Groundhog Day is a fun, low-stress holiday for the elementary classroom.
Teach your students about the history of Groundhog Day using myGroundhog Day Worksheet. You will find vocabulary definitions, think and respond questions, and a fun tongue twister about woodchucks. (Did you know a woodchuck and a groundhog are the same creature?)
Visit Groundhog.org, the official website of the Punxsutawney Groundhog Club, for pictures, articles and Groundhog Day ideas submitted by teachers. Show your class the official promo video for Groundhog Day. Students will enjoy seeing the excitement of visiting Punxsutawney for that day.
FREE online speed reading software helps all of your students become more efficient readers–but you need materials and a plan to make the most of this resource. Here are some tips from a National Board Certified teacher and speed reader.
For a full lesson on speed reading, read my blog entry on the topic. Here are the Cliffs Notes:
Speed read by tracking with your finger. Yes, just like you did back in first grade. Build up speed by sliding your finger more quickly under the text and challenging your eyes and mind to keep up. (The online version uses a computer program to flash the words on the screen.)
This helps because it focuses your eye. Without imposing focus, your eyes will just wander over the page, re-reading, skipping along, and generally wasting time.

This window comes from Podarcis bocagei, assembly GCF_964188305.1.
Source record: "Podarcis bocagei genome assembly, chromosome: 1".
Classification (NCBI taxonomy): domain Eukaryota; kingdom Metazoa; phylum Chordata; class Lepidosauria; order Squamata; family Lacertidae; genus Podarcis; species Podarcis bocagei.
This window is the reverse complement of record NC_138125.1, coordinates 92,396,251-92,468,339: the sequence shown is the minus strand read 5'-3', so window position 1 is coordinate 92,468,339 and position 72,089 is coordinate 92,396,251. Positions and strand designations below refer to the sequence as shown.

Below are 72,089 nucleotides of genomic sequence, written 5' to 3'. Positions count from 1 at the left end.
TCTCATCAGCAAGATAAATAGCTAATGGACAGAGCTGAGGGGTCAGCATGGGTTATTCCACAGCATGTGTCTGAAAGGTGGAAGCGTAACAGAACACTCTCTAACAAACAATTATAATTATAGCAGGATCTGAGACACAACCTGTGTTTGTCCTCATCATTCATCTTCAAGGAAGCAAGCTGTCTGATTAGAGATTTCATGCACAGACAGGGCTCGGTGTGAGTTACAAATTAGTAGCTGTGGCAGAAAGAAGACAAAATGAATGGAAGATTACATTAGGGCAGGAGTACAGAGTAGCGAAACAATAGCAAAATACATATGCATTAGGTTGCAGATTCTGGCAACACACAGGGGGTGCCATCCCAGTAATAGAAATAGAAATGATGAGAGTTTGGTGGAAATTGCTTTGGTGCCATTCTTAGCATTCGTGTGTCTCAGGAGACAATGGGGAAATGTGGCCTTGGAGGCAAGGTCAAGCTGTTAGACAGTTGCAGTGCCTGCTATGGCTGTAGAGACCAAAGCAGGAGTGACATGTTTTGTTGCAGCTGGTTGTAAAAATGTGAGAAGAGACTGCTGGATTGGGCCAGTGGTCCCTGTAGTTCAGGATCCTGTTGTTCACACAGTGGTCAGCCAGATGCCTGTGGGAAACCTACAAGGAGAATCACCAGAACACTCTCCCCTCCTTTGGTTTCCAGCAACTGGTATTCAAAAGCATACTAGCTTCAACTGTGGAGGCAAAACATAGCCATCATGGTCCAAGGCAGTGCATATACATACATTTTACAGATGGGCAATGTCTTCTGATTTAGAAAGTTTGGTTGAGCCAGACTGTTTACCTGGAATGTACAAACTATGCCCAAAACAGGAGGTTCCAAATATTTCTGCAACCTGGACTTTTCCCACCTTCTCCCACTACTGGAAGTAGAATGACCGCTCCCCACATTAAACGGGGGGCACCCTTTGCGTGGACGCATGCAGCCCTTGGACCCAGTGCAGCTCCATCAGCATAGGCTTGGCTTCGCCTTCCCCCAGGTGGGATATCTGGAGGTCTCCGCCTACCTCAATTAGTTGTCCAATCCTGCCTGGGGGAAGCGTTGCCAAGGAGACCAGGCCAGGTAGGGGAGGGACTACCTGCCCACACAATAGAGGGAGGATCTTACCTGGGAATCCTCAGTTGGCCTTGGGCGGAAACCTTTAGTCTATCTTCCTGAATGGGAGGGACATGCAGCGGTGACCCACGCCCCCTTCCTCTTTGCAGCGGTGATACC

It also teaches you not to read in your head. You know how little kids read aloud? Well, us older folks enunciate the words in our heads. As you learn to track your finger faster and read faster, you will read much faster than you could talk. Once you break the reading-aloud-in-your-head habit, you read much faster.
My favorite FREE online speed reading program is Spreeder. This tool is part of the terrific online speed reading course 7SpeedReading, which offers courses for individual users and educational institutions. Request a free trial here–just click on EDU Edition on the menu bar.
Spreeder helps your students train their eyes and brain to work together more efficiently. You can choose any text to practice with, although I recommend using their sample text first, because it explains the process. In a nutshell, you have students adjust the program to flash words at them very quickly–about double their resting reading rate. Students switch back and forth between fast and comfortable, building their ability to speed read in the process.
Spreeder is no fun unless you have ready access to interesting passages. I found a great source: Mental Floss. The website features is an offshoot of the magazine that helps clever people “feel smart again.” The site includes articles, lists and features about everything under the sun. Here is just a sample of what you can learn on MentalFloss.com:
Use the success of the Paddington movie to interest your students in the books about everyone’s favorite marmalade connoisseur.
Encourage students to see the movie–or show it to your class in May for an end-of-school-year treat. Critics have praised the movie, and it’s doing well at the box office. EW‘s Jason Clark wrote that the film is “closer to the madcap spirit of the Muppets and the lovingly rendered style of a Wes Anderson film than to standard multiplex family fodder.”